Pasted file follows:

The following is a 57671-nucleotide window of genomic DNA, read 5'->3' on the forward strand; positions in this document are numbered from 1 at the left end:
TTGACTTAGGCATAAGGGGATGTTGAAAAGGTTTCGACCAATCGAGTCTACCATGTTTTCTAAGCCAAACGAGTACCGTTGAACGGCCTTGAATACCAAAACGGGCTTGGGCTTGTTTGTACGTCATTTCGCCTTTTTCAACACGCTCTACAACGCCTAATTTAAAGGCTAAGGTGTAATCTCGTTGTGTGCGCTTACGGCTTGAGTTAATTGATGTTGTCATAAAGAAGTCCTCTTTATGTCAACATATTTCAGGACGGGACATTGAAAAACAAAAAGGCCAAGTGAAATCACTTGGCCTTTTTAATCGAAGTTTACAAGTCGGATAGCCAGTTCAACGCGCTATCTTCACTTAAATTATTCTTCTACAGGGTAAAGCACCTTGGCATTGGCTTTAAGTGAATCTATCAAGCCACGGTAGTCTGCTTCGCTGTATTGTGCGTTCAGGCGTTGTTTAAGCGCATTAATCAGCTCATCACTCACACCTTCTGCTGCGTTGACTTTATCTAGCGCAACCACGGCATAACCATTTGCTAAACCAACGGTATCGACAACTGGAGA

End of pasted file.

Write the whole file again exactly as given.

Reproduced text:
The following is a 57671-nucleotide window of genomic DNA, read 5'->3' on the forward strand; positions in this document are numbered from 1 at the left end:
TTGACTTAGGCATAAGGGGATGTTGAAAAGGTTTCGACCAATCGAGTCTACCATGTTTTCTAAGCCAAACGAGTACCGTTGAACGGCCTTGAATACCAAAACGGGCTTGGGCTTGTTTGTACGTCATTTCGCCTTTTTCAACACGCTCTACAACGCCTAATTTAAAGGCTAAGGTGTAATCTCGTTGTGTGCGCTTACGGCTTGAGTTAATTGATGTTGTCATAAAGAAGTCCTCTTTATGTCAACATATTTCAGGACGGGACATTGAAAAACAAAAAGGCCAAGTGAAATCACTTGGCCTTTTTAATCGAAGTTTACAAGTCGGATAGCCAGTTCAACGCGCTATCTTCACTTAAATTATTCTTCTACAGGGTAAAGCACCTTGGCATTGGCTTTAAGTGAATCTATCAAGCCACGGTAGTCTGCTTCGCTGTATTGTGCGTTCAGGCGTTGTTTAAGCGCATTAATCAGCTCATCACTCACACCTTCTGCTGCGTTGACTTTATCTAGCGCAACCACGGCATAACCATTTGCTAAACCAACGGTATCGACAACTGGAGA